AIP-1: Arbitrum Improvement Proposal Framework


AIP 1.1 : Proposal: AIP-1.1 - Lockup, Budget, Transparency
AIP 1.2: Proposal: AIP-1.2 - Foundation and DAO Governance

Category: Constitutional - Process

Submitted by: Lemma Ltd


This document (“AIP-1”) proposes the structure of a decentralized autonomous organization called the ArbitrumDAO that would be governed by holders of $ARB, the decentralized token that will serve as the primary token for fostering, developing, authorizing and/or governing the ArbitrumDAO-approved chains (as defined in the ArbitrumDAO Constitution). The ArbitrumDAO Constitution, located at The Constitution of the Arbitrum DAO | Arbitrum DAO - Governance docs is incorporated herein by reference.


The Arbitrum Foundation, a Cayman Islands foundation company, which will serve the ArbitrumDAO community and be governed by it, aims to foster the growth and development of the Arbitrum ecosystem.

The ArbitrumDAO will have the ability to submit Arbitrum Improvement Proposals (“AIPs”), vote on them and make them a reality through The Arbitrum Foundation.

The guiding values of The Arbitrum Foundation and ArbitrumDAO are described in Section 5 of the ArbitrumDAO Constitution and are incorporated herein.


The Arbitrum Foundation serves the ArbitrumDAO by administering the wishes of the community and otherwise adhering to its guiding values. The Arbitrum Foundation and DAO governance are intended to serve as vehicles enabling impactful, transparent and fair decentralized governance by the broader Arbitrum community.

Through the submission of AIPs, the ArbitrumDAO will be able to collectively decide and effectuate changes ranging from core protocol technology to non-technical decisions that otherwise impact the community and $ARB tokenholders.


Governance powers breakdown

1. $ARB Tokenholders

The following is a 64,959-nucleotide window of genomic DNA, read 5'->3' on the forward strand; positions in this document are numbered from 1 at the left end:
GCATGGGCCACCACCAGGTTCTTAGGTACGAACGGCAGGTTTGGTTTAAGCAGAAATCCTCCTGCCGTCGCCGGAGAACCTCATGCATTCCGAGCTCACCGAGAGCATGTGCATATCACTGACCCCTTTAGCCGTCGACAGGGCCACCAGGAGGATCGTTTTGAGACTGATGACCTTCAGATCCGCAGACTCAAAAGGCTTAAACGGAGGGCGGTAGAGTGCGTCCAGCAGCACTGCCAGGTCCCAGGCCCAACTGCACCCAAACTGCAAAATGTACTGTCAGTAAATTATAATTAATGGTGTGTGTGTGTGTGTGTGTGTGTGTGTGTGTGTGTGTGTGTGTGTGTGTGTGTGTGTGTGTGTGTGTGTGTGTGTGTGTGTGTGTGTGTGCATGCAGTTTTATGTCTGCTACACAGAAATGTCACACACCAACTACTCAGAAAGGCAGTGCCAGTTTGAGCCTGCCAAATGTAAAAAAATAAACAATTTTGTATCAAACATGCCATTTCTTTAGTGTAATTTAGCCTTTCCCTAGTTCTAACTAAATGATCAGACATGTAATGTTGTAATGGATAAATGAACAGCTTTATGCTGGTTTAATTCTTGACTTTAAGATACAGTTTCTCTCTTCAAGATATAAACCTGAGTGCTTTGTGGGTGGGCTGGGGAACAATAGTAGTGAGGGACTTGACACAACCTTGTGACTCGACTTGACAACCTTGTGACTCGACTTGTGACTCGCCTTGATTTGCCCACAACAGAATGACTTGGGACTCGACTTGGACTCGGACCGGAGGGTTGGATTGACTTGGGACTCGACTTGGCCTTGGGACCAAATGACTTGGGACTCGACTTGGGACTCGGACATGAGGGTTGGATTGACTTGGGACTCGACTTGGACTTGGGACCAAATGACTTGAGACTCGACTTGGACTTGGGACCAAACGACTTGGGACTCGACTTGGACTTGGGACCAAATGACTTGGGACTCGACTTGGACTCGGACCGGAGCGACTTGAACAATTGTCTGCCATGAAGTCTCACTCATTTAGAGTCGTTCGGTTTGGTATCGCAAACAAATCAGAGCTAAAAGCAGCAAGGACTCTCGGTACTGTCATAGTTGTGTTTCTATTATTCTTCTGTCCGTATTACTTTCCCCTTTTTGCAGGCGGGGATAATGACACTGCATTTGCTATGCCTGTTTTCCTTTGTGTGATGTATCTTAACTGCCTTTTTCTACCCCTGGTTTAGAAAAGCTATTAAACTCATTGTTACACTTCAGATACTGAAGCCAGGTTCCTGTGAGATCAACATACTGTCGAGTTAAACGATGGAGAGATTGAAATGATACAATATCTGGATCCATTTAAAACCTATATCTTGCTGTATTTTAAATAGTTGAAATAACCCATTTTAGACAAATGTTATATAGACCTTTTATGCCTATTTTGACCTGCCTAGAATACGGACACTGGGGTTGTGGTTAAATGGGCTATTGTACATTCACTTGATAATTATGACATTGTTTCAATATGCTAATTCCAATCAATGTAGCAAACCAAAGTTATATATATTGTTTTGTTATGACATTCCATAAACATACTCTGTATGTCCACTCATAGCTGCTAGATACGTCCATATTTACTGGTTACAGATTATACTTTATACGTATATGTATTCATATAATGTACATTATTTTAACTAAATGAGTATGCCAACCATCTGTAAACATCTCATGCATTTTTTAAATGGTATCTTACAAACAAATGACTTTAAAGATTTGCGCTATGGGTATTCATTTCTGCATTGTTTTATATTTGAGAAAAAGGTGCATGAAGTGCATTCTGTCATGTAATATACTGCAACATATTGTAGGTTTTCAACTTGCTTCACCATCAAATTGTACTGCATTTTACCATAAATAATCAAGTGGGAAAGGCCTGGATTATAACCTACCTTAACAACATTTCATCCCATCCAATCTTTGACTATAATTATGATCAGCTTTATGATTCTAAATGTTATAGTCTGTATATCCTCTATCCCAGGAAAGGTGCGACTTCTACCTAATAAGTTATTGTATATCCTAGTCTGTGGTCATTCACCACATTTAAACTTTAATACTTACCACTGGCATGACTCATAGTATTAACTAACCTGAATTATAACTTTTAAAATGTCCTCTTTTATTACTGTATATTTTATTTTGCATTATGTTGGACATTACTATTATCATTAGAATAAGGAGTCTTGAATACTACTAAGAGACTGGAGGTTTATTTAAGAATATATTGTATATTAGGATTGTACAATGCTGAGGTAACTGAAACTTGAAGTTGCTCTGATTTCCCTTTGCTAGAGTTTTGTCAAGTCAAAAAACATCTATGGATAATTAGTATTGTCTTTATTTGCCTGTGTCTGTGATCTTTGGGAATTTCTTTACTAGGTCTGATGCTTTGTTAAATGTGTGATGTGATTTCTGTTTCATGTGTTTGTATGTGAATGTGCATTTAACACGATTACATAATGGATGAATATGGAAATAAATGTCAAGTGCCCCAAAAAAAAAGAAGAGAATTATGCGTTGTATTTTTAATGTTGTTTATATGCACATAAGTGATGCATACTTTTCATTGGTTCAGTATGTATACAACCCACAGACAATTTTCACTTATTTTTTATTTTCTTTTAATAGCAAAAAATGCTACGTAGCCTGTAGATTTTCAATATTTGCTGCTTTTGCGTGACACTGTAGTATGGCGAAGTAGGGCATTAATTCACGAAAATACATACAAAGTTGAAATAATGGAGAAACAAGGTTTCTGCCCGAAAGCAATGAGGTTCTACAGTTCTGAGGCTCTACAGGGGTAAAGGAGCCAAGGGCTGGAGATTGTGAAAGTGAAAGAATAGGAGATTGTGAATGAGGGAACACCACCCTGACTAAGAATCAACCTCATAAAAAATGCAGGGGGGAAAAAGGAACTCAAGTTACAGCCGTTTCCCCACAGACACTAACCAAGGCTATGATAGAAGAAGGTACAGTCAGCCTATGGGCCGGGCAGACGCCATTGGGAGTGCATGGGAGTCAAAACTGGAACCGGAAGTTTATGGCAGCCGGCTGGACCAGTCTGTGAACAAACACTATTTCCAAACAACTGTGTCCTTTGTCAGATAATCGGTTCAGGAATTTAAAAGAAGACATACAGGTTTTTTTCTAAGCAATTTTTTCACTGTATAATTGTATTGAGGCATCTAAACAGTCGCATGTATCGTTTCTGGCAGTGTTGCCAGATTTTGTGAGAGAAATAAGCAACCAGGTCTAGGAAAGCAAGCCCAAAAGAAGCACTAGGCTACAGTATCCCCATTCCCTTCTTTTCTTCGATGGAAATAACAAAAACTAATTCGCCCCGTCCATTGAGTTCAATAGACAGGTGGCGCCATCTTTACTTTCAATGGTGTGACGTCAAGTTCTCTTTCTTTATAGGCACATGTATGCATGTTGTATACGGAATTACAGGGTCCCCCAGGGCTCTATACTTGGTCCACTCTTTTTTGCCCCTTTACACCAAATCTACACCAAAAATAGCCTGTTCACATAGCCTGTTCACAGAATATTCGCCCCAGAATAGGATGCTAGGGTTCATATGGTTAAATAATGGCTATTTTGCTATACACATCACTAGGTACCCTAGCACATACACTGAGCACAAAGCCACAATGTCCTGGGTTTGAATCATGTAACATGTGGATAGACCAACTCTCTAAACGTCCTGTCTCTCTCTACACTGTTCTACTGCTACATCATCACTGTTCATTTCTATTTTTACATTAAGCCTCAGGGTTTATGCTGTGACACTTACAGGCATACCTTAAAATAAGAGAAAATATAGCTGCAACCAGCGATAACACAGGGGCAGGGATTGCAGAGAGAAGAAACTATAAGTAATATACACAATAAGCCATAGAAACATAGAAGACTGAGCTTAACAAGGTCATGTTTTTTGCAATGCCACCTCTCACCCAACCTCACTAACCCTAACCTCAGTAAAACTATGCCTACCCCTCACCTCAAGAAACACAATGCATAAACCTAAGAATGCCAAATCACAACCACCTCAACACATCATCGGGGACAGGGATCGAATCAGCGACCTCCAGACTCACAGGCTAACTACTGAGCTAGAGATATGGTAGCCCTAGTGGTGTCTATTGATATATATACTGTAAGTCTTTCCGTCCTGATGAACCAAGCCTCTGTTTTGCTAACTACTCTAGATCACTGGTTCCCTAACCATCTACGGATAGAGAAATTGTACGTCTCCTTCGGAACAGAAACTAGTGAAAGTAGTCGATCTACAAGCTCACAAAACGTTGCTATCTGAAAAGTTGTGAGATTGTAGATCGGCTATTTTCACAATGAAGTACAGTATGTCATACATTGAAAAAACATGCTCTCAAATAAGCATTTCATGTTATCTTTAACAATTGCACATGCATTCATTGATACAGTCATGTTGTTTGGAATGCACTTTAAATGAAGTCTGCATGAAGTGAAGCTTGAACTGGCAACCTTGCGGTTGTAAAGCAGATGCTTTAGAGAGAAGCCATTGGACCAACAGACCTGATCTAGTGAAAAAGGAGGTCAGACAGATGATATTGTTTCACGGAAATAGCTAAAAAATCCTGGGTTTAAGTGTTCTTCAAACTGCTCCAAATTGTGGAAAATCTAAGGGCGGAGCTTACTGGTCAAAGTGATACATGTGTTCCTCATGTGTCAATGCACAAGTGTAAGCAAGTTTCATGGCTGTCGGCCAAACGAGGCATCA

• $ARB tokenholders, who make up the ArbitrumDAO, play the most critical role in the proper functioning of decentralized governance in the pursuit of a trustless, transparent and verifiable Arbitrum ecosystem. As Arbitrum is intended to be a public good, it is only right that governance over it should be governed by those for whom such public good is intended for.

  • $ARB tokenholders have the ability to directly propose, vote on and effectuate on-chain AIPs with respect to the ArbitrumDAO-approved chains.

2. Special Grants

  • The Arbitrum Foundation shall be permitted to issue grants out of the Administrative Budget Wallet without undergoing a full on-chain AIP process (such grants, “Special Grants”).

  • The rationale behind the ability of The Arbitrum Foundation to issue Special Grants is to avoid inundating governance with grant applications, while at the same time alleviating voter fatigue.

  • The Special Grants application process and criteria will be released at a later date by The Arbitrum Foundation.

3. Directors

As a Cayman Islands foundation, The Arbitrum Foundation is required to have at least 1 director responsible for the management and operation of The Arbitrum Foundation, in particular approving and entering into contractual arrangements on behalf of The Arbitrum Foundation (i.e., the parties actually approving and signing agreements).|

The directors are responsible for ensuring that AIPs do not:

  • Compromise their fiduciary duties owed to The Arbitrum Foundation;
  • Violate The Arbitrum Foundation’s Amended & Restated Memorandum of Association or bylaws, the ArbitrumDAO Constitution, the AIP Process or any other laws or regulations of applicable jurisdictions (including but not limited to Cayman Islands laws); and
  • Cause The Arbitrum Foundation to be in breach or violation of any contracts, agreements or any other arrangements.

The initial directors of The Arbitrum Foundation are:

  • Campbell Law,
  • Edward Noyons and
  • Ani Banerjee